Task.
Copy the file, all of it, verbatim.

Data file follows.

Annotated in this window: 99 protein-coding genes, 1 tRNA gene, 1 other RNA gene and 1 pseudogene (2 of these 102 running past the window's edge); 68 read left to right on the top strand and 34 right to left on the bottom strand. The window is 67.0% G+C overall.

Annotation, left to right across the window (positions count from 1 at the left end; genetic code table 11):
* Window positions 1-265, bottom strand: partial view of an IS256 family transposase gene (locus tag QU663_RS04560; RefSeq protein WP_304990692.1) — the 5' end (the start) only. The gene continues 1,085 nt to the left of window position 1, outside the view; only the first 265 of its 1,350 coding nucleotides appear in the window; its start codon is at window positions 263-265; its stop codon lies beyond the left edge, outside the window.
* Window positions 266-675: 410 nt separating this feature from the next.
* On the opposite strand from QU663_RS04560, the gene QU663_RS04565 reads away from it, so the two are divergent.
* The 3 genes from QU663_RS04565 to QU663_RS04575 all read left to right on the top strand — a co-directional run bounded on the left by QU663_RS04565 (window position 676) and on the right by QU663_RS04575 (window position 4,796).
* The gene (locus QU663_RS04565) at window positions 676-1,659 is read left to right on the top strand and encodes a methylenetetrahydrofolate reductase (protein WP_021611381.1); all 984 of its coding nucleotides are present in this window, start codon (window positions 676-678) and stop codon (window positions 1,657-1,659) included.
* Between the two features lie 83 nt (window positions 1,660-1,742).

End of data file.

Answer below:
Annotated in this window: 99 protein-coding genes, 1 tRNA gene, 1 other RNA gene and 1 pseudogene (2 of these 102 running past the window's edge); 68 read left to right on the top strand and 34 right to left on the bottom strand. The window is 67.0% G+C overall.

Annotation, left to right across the window (positions count from 1 at the left end; genetic code table 11):
* Window positions 1-265, bottom strand: partial view of an IS256 family transposase gene (locus tag QU663_RS04560; RefSeq protein WP_304990692.1) — the 5' end (the start) only. The gene continues 1,085 nt to the left of window position 1, outside the view; only the first 265 of its 1,350 coding nucleotides appear in the window; its start codon is at window positions 263-265; its stop codon lies beyond the left edge, outside the window.
* Window positions 266-675: 410 nt separating this feature from the next.
* On the opposite strand from QU663_RS04560, the gene QU663_RS04565 reads away from it, so the two are divergent.
* The 3 genes from QU663_RS04565 to QU663_RS04575 all read left to right on the top strand — a co-directional run bounded on the left by QU663_RS04565 (window position 676) and on the right by QU663_RS04575 (window position 4,796).
* The gene (locus QU663_RS04565) at window positions 676-1,659 is read left to right on the top strand and encodes a methylenetetrahydrofolate reductase (protein WP_021611381.1); all 984 of its coding nucleotides are present in this window, start codon (window positions 676-678) and stop codon (window positions 1,657-1,659) included.
* Between the two features lie 83 nt (window positions 1,660-1,742).